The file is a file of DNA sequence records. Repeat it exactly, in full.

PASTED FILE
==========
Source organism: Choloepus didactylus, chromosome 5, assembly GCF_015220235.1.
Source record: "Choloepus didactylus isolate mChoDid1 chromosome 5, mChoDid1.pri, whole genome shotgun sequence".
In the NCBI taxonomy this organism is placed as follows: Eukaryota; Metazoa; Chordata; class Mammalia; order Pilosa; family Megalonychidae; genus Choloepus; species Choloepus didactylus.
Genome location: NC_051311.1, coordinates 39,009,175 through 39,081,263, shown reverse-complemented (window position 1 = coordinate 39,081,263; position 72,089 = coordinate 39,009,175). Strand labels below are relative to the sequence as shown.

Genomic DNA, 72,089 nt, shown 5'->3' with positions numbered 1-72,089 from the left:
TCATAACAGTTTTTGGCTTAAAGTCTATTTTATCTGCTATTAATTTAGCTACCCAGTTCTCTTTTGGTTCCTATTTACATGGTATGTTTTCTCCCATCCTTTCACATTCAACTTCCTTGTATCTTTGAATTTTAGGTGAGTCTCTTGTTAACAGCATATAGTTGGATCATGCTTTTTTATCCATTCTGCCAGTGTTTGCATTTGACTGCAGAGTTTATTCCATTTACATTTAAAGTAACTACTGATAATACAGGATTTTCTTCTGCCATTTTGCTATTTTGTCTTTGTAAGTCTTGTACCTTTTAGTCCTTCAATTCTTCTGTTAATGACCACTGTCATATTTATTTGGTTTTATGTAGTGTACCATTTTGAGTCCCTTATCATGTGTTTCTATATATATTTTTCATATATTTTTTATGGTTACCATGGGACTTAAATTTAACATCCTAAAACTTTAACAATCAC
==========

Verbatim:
Source organism: Choloepus didactylus, chromosome 5, assembly GCF_015220235.1.
Source record: "Choloepus didactylus isolate mChoDid1 chromosome 5, mChoDid1.pri, whole genome shotgun sequence".
In the NCBI taxonomy this organism is placed as follows: Eukaryota; Metazoa; Chordata; class Mammalia; order Pilosa; family Megalonychidae; genus Choloepus; species Choloepus didactylus.
Genome location: NC_051311.1, coordinates 39,009,175 through 39,081,263, shown reverse-complemented (window position 1 = coordinate 39,081,263; position 72,089 = coordinate 39,009,175). Strand labels below are relative to the sequence as shown.

Genomic DNA, 72,089 nt, shown 5'->3' with positions numbered 1-72,089 from the left:
TCATAACAGTTTTTGGCTTAAAGTCTATTTTATCTGCTATTAATTTAGCTACCCAGTTCTCTTTTGGTTCCTATTTACATGGTATGTTTTCTCCCATCCTTTCACATTCAACTTCCTTGTATCTTTGAATTTTAGGTGAGTCTCTTGTTAACAGCATATAGTTGGATCATGCTTTTTTATCCATTCTGCCAGTGTTTGCATTTGACTGCAGAGTTTATTCCATTTACATTTAAAGTAACTACTGATAATACAGGATTTTCTTCTGCCATTTTGCTATTTTGTCTTTGTAAGTCTTGTACCTTTTAGTCCTTCAATTCTTCTGTTAATGACCACTGTCATATTTATTTGGTTTTATGTAGTGTACCATTTTGAGTCCCTTATCATGTGTTTCTATATATATTTTTCATATATTTTTTATGGTTACCATGGGACTTAAATTTAACATCCTAAAACTTTAACAATCAC